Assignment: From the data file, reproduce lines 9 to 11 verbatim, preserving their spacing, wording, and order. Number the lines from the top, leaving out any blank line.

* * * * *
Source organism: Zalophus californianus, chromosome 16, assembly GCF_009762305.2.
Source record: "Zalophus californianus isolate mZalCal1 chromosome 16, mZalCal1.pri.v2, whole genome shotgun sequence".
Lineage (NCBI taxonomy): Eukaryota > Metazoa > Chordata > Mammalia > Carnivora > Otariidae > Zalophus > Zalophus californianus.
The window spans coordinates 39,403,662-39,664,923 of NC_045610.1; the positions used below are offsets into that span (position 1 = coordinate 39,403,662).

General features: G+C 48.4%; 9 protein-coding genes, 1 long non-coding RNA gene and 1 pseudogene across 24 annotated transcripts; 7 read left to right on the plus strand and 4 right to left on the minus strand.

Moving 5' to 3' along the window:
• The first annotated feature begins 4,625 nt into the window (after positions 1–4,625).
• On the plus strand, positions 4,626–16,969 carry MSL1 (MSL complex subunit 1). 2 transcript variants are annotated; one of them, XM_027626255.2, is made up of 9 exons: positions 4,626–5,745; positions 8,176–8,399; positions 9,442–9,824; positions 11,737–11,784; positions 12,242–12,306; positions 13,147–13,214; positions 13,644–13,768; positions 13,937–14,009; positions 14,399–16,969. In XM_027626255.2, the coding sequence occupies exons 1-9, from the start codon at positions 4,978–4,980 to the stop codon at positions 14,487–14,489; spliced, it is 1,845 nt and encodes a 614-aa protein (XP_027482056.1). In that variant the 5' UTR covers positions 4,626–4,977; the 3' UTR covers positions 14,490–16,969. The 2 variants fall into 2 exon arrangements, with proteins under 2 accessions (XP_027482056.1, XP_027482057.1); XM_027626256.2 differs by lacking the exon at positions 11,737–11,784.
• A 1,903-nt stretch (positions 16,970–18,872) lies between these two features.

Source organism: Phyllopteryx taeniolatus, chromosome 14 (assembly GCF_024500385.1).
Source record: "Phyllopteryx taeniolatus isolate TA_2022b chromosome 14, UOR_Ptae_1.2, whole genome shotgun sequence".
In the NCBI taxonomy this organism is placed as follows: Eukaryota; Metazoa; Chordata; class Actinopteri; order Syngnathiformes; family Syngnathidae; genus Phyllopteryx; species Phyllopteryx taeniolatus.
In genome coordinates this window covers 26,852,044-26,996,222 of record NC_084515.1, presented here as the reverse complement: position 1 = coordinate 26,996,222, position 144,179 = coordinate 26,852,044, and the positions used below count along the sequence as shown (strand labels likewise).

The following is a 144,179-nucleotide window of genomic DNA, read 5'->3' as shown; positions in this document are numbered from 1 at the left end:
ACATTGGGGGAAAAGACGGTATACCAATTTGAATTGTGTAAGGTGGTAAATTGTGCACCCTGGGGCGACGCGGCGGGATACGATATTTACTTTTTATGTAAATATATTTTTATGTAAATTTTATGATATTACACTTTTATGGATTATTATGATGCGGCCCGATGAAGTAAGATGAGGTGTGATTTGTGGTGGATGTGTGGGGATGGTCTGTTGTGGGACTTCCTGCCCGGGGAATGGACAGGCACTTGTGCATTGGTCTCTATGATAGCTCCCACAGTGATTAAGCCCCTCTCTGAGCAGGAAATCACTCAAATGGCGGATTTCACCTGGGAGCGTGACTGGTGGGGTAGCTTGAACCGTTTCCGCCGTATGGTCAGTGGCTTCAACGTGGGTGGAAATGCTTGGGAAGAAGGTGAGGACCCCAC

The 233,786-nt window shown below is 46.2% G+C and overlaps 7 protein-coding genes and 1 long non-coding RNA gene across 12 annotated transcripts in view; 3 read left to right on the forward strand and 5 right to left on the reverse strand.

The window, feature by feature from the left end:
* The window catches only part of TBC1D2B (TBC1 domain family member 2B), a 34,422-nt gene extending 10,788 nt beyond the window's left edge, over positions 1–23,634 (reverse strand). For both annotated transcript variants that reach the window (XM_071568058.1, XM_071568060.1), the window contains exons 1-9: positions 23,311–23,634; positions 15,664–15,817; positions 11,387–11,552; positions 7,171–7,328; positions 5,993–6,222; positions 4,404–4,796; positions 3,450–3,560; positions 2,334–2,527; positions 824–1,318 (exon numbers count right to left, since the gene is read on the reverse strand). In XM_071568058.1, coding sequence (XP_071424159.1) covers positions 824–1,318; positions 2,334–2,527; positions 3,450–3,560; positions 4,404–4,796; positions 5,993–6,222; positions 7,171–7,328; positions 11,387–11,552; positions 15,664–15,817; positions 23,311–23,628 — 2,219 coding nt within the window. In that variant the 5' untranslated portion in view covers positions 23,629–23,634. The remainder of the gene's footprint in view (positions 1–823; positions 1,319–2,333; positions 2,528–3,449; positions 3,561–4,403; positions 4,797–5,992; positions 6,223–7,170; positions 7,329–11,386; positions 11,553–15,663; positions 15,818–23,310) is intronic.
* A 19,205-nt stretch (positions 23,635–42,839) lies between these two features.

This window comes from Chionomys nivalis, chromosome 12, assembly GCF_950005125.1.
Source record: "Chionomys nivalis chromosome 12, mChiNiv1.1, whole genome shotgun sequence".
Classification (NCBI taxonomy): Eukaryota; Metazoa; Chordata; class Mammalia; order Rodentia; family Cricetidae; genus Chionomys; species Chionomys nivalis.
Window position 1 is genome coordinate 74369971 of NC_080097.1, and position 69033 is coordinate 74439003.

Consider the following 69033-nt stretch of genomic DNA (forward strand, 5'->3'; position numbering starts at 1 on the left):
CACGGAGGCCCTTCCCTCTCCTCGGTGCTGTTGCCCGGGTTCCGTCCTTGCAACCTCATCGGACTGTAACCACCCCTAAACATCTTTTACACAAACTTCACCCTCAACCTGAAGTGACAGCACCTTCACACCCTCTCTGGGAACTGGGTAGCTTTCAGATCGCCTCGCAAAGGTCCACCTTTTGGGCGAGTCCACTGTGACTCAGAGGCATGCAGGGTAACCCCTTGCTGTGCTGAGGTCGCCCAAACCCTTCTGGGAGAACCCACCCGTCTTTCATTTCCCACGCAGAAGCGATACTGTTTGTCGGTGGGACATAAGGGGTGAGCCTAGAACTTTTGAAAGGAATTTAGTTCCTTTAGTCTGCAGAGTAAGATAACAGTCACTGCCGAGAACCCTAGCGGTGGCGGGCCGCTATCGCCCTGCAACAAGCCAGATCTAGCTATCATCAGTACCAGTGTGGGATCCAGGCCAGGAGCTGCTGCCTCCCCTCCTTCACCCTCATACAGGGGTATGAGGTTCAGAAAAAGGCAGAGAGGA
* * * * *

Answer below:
• A 1,903-nt stretch (positions 16,970–18,872) lies between these two features.

Source organism: Phyllopteryx taeniolatus, chromosome 14 (assembly GCF_024500385.1).
Source record: "Phyllopteryx taeniolatus isolate TA_2022b chromosome 14, UOR_Ptae_1.2, whole genome shotgun sequence".